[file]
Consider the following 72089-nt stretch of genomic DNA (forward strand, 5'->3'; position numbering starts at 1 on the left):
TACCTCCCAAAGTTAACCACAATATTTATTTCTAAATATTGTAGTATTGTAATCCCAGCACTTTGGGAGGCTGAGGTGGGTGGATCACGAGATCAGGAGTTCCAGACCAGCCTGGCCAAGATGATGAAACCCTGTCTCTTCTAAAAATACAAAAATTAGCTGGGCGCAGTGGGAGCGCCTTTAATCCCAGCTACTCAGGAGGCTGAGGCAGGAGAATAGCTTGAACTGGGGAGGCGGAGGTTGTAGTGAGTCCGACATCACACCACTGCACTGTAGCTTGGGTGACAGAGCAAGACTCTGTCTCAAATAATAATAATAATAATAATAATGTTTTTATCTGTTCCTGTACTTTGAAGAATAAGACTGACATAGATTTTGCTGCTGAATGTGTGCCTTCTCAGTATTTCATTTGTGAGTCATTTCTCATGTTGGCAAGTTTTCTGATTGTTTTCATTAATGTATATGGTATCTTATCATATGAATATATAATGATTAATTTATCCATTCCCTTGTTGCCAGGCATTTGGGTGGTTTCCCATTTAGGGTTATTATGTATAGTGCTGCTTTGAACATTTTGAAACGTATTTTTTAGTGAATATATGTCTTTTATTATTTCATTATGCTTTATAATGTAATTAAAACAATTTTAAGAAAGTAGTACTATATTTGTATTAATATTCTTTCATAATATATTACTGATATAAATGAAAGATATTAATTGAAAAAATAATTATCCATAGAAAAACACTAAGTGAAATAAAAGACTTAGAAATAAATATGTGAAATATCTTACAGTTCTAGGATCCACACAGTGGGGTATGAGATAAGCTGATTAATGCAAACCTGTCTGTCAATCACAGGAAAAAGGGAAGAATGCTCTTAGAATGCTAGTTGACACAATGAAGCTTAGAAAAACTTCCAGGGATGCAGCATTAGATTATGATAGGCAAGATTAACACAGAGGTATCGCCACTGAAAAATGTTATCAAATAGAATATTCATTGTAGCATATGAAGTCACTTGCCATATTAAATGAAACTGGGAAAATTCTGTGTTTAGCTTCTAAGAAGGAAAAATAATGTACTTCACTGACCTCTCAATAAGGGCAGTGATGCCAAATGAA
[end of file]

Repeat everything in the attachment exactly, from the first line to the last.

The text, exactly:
Consider the following 72089-nt stretch of genomic DNA (forward strand, 5'->3'; position numbering starts at 1 on the left):
TACCTCCCAAAGTTAACCACAATATTTATTTCTAAATATTGTAGTATTGTAATCCCAGCACTTTGGGAGGCTGAGGTGGGTGGATCACGAGATCAGGAGTTCCAGACCAGCCTGGCCAAGATGATGAAACCCTGTCTCTTCTAAAAATACAAAAATTAGCTGGGCGCAGTGGGAGCGCCTTTAATCCCAGCTACTCAGGAGGCTGAGGCAGGAGAATAGCTTGAACTGGGGAGGCGGAGGTTGTAGTGAGTCCGACATCACACCACTGCACTGTAGCTTGGGTGACAGAGCAAGACTCTGTCTCAAATAATAATAATAATAATAATAATGTTTTTATCTGTTCCTGTACTTTGAAGAATAAGACTGACATAGATTTTGCTGCTGAATGTGTGCCTTCTCAGTATTTCATTTGTGAGTCATTTCTCATGTTGGCAAGTTTTCTGATTGTTTTCATTAATGTATATGGTATCTTATCATATGAATATATAATGATTAATTTATCCATTCCCTTGTTGCCAGGCATTTGGGTGGTTTCCCATTTAGGGTTATTATGTATAGTGCTGCTTTGAACATTTTGAAACGTATTTTTTAGTGAATATATGTCTTTTATTATTTCATTATGCTTTATAATGTAATTAAAACAATTTTAAGAAAGTAGTACTATATTTGTATTAATATTCTTTCATAATATATTACTGATATAAATGAAAGATATTAATTGAAAAAATAATTATCCATAGAAAAACACTAAGTGAAATAAAAGACTTAGAAATAAATATGTGAAATATCTTACAGTTCTAGGATCCACACAGTGGGGTATGAGATAAGCTGATTAATGCAAACCTGTCTGTCAATCACAGGAAAAAGGGAAGAATGCTCTTAGAATGCTAGTTGACACAATGAAGCTTAGAAAAACTTCCAGGGATGCAGCATTAGATTATGATAGGCAAGATTAACACAGAGGTATCGCCACTGAAAAATGTTATCAAATAGAATATTCATTGTAGCATATGAAGTCACTTGCCATATTAAATGAAACTGGGAAAATTCTGTGTTTAGCTTCTAAGAAGGAAAAATAATGTACTTCACTGACCTCTCAATAAGGGCAGTGATGCCAAATGAA